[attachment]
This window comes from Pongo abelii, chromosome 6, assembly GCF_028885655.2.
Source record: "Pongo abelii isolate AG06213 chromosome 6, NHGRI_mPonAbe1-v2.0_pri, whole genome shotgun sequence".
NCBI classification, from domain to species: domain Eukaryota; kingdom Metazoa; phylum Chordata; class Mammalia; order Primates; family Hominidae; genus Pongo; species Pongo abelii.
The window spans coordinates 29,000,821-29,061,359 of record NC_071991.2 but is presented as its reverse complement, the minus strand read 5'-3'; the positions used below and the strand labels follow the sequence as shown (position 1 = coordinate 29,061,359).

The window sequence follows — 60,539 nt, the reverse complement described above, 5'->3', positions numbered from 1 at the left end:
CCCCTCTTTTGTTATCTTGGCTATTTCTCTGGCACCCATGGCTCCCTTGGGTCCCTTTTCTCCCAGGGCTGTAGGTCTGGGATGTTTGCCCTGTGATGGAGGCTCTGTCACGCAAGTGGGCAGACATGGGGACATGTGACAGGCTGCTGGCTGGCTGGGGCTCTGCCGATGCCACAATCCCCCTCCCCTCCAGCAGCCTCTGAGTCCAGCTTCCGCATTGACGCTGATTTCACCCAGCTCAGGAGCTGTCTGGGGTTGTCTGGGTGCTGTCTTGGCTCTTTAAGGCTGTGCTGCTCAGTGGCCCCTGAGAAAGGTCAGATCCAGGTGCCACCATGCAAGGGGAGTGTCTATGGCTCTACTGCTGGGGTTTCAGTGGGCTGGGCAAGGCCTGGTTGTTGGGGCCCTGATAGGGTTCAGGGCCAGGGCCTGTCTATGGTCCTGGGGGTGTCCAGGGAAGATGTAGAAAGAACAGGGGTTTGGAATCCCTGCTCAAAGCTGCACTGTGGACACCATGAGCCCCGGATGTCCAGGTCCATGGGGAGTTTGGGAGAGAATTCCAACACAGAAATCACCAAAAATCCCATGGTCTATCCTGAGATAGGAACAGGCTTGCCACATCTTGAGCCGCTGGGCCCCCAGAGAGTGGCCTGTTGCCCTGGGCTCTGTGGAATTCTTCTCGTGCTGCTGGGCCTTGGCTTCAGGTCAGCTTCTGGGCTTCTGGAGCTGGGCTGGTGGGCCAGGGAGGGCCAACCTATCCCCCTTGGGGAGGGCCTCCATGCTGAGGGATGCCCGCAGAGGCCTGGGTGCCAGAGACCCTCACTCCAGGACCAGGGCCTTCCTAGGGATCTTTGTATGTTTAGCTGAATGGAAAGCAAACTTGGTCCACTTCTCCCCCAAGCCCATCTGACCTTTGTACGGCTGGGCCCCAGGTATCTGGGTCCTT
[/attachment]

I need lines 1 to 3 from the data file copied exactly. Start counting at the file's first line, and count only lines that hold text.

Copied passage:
This window comes from Pongo abelii, chromosome 6, assembly GCF_028885655.2.
Source record: "Pongo abelii isolate AG06213 chromosome 6, NHGRI_mPonAbe1-v2.0_pri, whole genome shotgun sequence".
NCBI classification, from domain to species: domain Eukaryota; kingdom Metazoa; phylum Chordata; class Mammalia; order Primates; family Hominidae; genus Pongo; species Pongo abelii.